This is what happens with incompetence: although the “missile” is a greater threat to the United States, and was made for the purpose of talking with that country, Korea screamed and hollered while U.S. remained calm. Embarrassingly, there was no effect to such hysteria. Also, Korean government obstinately ignored the opinion for recognizing the projectile to be a satellite, insisting that the projectile is an ICBM. But once the U.S. said it was a satellite, Korean government sheepishly corrected the description as a rocket. Then, once the launch happened, Korean government recognized the projectile to be a satellite. Once U.S. changes the description again as a “missile”, Korea would have to follow again. How does this make sense?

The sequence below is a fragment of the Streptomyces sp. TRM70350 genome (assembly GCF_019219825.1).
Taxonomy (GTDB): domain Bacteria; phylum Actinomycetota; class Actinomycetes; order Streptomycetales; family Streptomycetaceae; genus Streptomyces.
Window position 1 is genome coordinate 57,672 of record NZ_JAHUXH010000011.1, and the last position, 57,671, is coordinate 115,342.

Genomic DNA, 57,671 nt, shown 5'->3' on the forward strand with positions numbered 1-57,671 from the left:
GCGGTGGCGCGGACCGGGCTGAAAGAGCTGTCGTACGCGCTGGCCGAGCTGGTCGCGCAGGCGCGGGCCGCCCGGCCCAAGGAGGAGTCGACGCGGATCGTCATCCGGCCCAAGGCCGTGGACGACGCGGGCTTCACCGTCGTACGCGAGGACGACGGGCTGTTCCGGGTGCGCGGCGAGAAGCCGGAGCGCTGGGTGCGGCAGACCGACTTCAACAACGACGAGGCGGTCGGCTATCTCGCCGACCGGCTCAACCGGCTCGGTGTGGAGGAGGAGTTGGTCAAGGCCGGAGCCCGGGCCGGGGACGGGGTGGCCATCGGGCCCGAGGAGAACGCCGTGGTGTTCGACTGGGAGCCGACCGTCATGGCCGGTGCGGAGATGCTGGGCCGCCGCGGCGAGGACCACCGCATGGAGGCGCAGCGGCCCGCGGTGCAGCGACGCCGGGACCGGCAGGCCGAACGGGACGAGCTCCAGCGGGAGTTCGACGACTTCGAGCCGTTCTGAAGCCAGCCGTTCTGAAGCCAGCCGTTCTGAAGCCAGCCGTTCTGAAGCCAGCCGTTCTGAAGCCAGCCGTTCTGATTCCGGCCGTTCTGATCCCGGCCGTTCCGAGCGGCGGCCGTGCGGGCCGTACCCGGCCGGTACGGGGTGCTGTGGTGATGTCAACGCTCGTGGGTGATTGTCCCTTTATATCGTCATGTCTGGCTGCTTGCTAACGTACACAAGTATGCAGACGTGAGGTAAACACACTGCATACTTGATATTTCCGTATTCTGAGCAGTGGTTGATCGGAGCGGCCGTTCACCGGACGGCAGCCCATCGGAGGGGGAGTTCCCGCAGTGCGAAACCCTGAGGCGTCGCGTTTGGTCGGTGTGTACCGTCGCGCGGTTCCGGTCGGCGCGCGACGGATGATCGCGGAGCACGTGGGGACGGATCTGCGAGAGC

This missile ruckus is reminiscent of the humiliating episode in November 2008. Korean government had totally ignored North Korea’s repeated request for military communication material and equipment, until that point. On the day North Korea cut off the North-South Hotline, Korean government groveled and said it would provide the equipment. (I feel personally embarrassed as I write this.)

In this episode too, Korean government led the charge in overreacting, hollering that launch would be unforgivable. But once it became obvious that there is nothing Korean government could do, it quietly corrected itself, saying, “There will be no military response.” Korea would publicly assert that North Korea will pay for its misdeeds, but it quietly set its butt on the chair in the six-party talks. Truly, what embarrassing and sad scenes.